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Indiana Department of Labor

DOL > Worker Safety Initiatives > Healthcare Worker Safety and Health > Welcome to the Healthcare Safety Blog! > March 06 2013 Blog - Lifting safely in healthcare March 06 2013 Blog - Lifting safely in healthcare

Let’s talk about one of the most common issues with healthcare workers – musculoskeletal injuries. This is a big one, so make sure you check back for additional posts on this subject.

What does that even mean?

A musculoskeletal injury is an injury which is generally caused by repetitive stress. It’s most commonly an injury to the back or shoulder area, but it can involve:

• Muscles
• Tendons
• Cartilage
• Joints
• Bones
• Blood vessels


Usually, this type of injury occurs from lifting, pushing, pulling and or twisting issues in the workplace. In the healthcare world, this means patient handling.  Everything from showering to sheet changes involves patient handling, and each time a patient needs to be moved it’s a risk for both the worker and the patient.

How large is the issue?

It’s a serious problem. OSHA estimates back injuries alone account for $20 billion dollars of expense and lost time in the healthcare industry. In additional to the monetary costs, the risks involved in getting injured in healthcare are up to seven times higher than other industries – and that kind of risk leads to a high turnover rate.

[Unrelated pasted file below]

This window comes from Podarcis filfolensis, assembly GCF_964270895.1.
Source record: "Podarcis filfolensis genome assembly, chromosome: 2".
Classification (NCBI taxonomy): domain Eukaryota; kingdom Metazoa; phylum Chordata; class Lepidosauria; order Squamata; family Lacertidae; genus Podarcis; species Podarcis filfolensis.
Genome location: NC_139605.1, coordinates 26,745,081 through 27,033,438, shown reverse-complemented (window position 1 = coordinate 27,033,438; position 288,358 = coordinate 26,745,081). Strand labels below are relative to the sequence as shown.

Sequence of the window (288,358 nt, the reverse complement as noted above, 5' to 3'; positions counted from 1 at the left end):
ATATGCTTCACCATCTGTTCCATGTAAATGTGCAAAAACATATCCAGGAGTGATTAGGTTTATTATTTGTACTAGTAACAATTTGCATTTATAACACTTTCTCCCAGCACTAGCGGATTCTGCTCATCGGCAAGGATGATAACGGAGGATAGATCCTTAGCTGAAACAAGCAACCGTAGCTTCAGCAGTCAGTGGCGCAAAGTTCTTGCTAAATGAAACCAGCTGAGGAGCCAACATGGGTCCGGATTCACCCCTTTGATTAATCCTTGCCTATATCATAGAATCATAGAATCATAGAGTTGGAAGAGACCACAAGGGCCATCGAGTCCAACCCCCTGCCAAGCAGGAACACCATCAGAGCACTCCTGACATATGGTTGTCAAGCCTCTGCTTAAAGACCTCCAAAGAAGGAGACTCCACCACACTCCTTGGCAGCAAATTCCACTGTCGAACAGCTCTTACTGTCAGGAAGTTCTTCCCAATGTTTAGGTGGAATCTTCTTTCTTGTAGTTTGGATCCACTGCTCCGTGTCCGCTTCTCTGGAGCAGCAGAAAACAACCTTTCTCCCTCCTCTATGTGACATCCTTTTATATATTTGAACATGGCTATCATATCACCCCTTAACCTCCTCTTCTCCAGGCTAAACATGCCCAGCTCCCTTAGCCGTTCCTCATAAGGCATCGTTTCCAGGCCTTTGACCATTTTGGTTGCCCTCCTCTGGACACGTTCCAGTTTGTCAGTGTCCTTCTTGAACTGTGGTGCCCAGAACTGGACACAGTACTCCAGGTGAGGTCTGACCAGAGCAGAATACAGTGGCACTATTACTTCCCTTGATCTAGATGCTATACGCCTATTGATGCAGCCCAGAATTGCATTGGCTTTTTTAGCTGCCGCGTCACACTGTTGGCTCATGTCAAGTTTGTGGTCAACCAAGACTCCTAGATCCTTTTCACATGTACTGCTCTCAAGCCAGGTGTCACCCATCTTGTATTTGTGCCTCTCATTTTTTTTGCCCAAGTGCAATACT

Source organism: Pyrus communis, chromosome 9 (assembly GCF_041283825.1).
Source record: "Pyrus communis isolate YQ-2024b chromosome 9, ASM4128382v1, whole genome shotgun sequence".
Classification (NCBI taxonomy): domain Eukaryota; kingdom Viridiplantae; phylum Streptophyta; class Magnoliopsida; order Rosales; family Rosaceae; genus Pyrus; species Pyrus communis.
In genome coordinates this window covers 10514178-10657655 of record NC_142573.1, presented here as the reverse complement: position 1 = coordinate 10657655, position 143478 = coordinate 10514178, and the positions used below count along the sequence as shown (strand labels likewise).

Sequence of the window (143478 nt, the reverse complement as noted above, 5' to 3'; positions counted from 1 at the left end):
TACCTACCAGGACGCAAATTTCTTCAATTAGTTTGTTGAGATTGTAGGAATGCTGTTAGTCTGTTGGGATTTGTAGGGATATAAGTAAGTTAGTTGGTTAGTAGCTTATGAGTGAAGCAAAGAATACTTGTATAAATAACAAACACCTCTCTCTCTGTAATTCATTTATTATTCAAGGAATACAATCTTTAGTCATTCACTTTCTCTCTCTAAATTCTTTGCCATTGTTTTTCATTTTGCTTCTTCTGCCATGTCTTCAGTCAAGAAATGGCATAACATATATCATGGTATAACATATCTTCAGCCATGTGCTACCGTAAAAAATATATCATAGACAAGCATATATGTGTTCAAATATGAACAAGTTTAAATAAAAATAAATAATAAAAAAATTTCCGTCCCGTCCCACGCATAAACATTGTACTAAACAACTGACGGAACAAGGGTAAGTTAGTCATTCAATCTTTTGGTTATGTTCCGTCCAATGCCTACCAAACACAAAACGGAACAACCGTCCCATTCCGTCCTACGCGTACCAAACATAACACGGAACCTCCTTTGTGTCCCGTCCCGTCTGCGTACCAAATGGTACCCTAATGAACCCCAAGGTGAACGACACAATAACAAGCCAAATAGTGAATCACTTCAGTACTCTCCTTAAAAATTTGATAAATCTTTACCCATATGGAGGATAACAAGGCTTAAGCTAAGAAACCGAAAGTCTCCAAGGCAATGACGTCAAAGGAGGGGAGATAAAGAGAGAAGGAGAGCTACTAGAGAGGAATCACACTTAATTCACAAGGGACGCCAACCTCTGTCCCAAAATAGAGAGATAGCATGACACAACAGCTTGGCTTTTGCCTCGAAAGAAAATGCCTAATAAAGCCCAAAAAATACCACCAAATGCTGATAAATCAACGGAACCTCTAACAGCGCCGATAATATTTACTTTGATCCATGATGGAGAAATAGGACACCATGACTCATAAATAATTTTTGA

The most hazardous healthcare arena, due to space constraints and often working alone, is home healthcare. How bad is turnover in home healthcare? According to the CDC, in certain parts of the country home healthcare workers have had a reported turnover rate as high as 75 percent!

What can be done?

Like you’ve heard time and time again, you do need to lift with your legs and not with your back. Proper body mechanics really do help. However, simply lifting the right way often isn’t enough to stay safe. Healthcare workers are often in situations where they are required to lift greater weight than is considered safe by OSHA standards. Additionally, patients don’t have convenient handholds, are often not able to assist because of physical or mental limitations and there’s always the possibility that a patient will be uncooperative. 

To stay safe, mechanical lift assistance is essential. In part two, we’ll cover creating a culture of safety in greater detail.

Stay Safe,
Indiana Department of Labor